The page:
Are you struggling to get your fair share of waves in a crowded lineup? Let’s see what we can do about that.
1. Protect yourself.
Number one rule: avoid injury.
In the crowded lineup, the worse thing that could happen is: getting run over by a fellow surfer or you run someone over.
Firstly, do not paddle out towards the middle of the braking zone to avoid a collision. Always paddle out wide, and it’s usually more effortless because of rips. When crowded, there are lots of things going on, and they may not see you in front. Stay out of the danger zone.
When going for a wave, do not take off or stay on the wave if you are at risk of hitting someone. It’s incredibly frustrating when the wave comes, and the surfer(s) is right before your path. But, Remember, surfboards are heavy, especially when a human is on them and being pushed by a wave.
If you are not careful, injury can put you out of action for many days, weeks, or even months, or you can seriously harm someone.
2. Hunt for smaller waves!
When you decide where to surf, take a moment to watch where everyone sits and who catches waves consistently. If you watch long enough, you will notice a few surfers sit inside (close to shore) and catch loads of waves.
These small waves do not break at the usual peak, and most surfers will have to let them go or does not even know it’s there.
When aiming to catch smaller ones inside, position yourself so you do not stay in the way of other surfers on a wave. Also, we may need to do more paddling and duck diving. If you are ok with that, you can find a hidden jam.
Of course, there is a risk of getting hit by a surfer. Therefore, I suggest beginners learn to paddle well before sitting in this area. See here if you want to learn more about paddling
3. Catch a wave and ride.
Fighting for waves is competition. You have to show others you are capable of surfing a wave.
No, you do not have to do a reverse 360 in the air to show others you are a good enough surfer. All you have to do is, when your turn comes, paddle into waves and stand up and ride. If you do this consistently 3-4 times, surfers will notice and not compete unnecessarily when you start paddling for waves.
If you cannot catch waves consistently, people will doubt your ability and start competing with you just in case you miss it. It’s not personal; it’s their instinct to tell them you might miss a good wave.
If you want to learn more about catching waves well, read here.
4. Get a longer board.
A longer board makes everything easy. From paddling, taking off and riding. If you have 9+ feet board, you can sit 10+ metres further than the short borders because the buoyancy allows much faster paddling and easier riding.
The apparent downside of increasing your surfboard volume is performance. However, major surfboard brands offer many surfboard options to improve the surfboard’s performance with a larger board.
Here is an example of such a surfboard by LOST.
When riding a longboard, be mindful of where you position yourself. Some surfing spots are highly shortboard dominant, and they will not appreciate you catching waves way early.
5. Improve paddling.
Surfing interaction is heavily based on body language. Your speed of paddling and commitment on waves send a solid signal to surrounding surfers about your ability. Many surfers can judge how good a surfer is by watching them paddle.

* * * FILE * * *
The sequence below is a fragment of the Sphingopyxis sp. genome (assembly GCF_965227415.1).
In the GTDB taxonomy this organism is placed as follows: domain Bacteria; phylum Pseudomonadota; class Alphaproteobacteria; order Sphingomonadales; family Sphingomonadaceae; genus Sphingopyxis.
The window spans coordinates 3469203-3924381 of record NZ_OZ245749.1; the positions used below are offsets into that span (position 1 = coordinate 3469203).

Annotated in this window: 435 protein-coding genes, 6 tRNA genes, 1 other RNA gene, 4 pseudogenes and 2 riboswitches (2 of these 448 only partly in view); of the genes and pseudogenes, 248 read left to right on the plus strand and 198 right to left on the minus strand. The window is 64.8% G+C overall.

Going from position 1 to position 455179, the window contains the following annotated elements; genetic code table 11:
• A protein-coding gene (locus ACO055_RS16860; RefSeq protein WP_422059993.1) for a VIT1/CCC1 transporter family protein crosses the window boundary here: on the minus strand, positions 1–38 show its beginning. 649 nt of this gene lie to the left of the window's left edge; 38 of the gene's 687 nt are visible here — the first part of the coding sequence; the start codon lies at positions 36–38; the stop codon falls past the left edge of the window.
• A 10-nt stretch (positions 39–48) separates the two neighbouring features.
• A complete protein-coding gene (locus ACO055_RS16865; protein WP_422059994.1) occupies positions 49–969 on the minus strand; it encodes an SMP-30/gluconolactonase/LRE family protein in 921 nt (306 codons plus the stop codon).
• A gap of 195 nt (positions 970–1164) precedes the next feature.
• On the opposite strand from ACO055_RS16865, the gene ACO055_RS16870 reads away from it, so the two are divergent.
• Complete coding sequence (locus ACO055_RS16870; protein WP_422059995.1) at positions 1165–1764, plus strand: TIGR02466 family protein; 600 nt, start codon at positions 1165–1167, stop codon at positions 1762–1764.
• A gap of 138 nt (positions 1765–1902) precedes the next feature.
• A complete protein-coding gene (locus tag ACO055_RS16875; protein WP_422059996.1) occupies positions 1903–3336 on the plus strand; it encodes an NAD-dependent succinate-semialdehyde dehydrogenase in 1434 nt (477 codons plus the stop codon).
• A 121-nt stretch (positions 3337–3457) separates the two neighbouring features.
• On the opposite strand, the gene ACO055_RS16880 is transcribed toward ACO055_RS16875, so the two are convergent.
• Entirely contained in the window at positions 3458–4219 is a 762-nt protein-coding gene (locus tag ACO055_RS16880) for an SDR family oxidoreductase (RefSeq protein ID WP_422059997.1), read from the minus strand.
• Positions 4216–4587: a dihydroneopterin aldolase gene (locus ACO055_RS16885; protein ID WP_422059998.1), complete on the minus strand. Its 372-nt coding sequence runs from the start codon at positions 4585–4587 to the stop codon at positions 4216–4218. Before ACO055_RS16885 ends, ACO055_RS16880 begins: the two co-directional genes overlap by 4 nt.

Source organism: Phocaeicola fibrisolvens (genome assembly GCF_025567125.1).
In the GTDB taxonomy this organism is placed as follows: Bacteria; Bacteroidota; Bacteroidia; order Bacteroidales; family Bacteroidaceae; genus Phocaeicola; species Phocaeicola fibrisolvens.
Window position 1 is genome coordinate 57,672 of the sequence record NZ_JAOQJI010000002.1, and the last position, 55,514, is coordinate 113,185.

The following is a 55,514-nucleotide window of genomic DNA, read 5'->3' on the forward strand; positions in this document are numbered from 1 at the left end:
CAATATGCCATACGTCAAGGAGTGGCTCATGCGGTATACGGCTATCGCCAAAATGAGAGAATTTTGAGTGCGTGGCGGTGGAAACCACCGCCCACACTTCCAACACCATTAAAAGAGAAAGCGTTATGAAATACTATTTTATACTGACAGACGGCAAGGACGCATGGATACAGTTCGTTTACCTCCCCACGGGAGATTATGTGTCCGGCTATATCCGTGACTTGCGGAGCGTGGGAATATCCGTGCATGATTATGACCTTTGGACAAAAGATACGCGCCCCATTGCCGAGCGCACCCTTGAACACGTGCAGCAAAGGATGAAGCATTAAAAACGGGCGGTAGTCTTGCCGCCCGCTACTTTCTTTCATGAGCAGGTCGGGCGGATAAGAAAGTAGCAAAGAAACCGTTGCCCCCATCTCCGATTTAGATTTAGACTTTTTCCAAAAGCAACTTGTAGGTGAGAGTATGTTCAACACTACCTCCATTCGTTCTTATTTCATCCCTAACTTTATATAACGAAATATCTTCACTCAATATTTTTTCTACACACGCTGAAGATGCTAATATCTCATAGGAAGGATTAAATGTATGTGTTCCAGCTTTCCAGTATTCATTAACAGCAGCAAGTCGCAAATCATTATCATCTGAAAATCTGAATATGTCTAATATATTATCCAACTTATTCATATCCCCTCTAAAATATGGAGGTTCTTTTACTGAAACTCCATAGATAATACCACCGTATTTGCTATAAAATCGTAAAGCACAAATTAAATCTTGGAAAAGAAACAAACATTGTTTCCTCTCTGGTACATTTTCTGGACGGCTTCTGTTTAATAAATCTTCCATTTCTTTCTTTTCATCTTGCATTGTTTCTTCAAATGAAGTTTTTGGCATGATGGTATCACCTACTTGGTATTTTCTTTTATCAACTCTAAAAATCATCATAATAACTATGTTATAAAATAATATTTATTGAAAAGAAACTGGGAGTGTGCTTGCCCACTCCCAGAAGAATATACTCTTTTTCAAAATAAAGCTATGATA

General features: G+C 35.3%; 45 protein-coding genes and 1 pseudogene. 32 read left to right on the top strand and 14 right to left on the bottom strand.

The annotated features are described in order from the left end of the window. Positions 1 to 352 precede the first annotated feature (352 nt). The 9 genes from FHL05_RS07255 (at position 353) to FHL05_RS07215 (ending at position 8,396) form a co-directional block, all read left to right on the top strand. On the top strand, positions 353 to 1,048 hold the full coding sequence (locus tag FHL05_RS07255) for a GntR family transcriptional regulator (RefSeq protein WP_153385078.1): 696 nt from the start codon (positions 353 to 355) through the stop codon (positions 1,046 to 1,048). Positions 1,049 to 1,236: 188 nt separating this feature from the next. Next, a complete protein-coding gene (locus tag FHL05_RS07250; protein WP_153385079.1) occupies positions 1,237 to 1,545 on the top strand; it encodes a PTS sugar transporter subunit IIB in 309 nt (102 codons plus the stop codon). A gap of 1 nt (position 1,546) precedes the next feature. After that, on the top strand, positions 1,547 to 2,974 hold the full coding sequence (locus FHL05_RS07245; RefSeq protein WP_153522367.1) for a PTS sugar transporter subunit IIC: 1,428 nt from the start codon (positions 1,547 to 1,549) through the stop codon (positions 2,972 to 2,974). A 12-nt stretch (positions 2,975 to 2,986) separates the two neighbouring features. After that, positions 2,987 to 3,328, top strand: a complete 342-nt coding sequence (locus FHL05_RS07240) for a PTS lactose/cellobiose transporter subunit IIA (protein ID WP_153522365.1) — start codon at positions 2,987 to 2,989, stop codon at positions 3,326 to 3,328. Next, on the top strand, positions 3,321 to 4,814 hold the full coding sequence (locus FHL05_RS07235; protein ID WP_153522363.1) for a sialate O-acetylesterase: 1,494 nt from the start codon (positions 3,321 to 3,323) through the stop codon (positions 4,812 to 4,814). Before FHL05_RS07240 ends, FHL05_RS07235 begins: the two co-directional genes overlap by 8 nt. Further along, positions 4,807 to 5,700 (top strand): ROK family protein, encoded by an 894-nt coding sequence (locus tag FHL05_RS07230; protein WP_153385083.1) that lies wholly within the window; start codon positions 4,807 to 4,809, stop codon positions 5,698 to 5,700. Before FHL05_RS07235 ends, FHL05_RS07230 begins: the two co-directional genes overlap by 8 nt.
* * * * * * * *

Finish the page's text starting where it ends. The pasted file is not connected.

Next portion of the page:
It’s not just techniques; paddling stamina is crucial. Increasing your wave count can be one way of dealing with the dense lineup. If you keep moving around and stay busy while others wait for their turn, generally, you have a better chance. You can keep changing the position and find a better spot, too.
People tend to give away to other surfers who seem better than them or when they are more aggressive. Constantly paddling and searching for waves send these signals. Read here for tips on improving paddling.
6. Give someone else a chance.
Kelly Slater once said this. Sometimes, give a chance to someone less skilled person. Even the best waves in the world are better when you can afford to share. This thoughtful gesture can provide a lifetime of good vibes to other surfers. This small action may cause a butterfly effect to lift the surfing community.
7. Show up more often.
Dane Reynold, well known professional surfer, described how he would negotiate in the lineup. He said he, sometimes, would drop in someone with poor skill and he does not know well. However, he would stop dropping in once they said hello to him.
Once people know you, they will be less hostile, and you may have a better session.
If you frequently surf, your skill level and confidence and your “friend” network will grow too.
Participating in local surf clubs can increase your influence and network.
Surfing Social Etiquette
Here are some unwritten rules of surfing when dealing with crowds. This will not help you get more waves but ensure that you do not do anything undesirable.
- No one likes it if you are jumping in the middle of a crowded pack. Take some time to see the vibes of the lineup and make your way in.
- Once you catch waves, give other people a chance to catch some waves, even if you have priority. No written rules about how many waves you should give away immediately after catching waves. Just be sensible.
- Do not bully kids and less skilled surfers. It’s easy to overlook them, but sharing is almost always worth it.
- Know the different dynamics of the beach. Some beaches are dominated by shortboards when the waves are firing. You will not be welcomed if you turn up with nine-footers in that spot. The pipeline in Hawaii is a good example. You can see hundreds of people in the lineup, almost always shortboard or guns. (also, riding a 9-footer is not a good choice for this type of wave)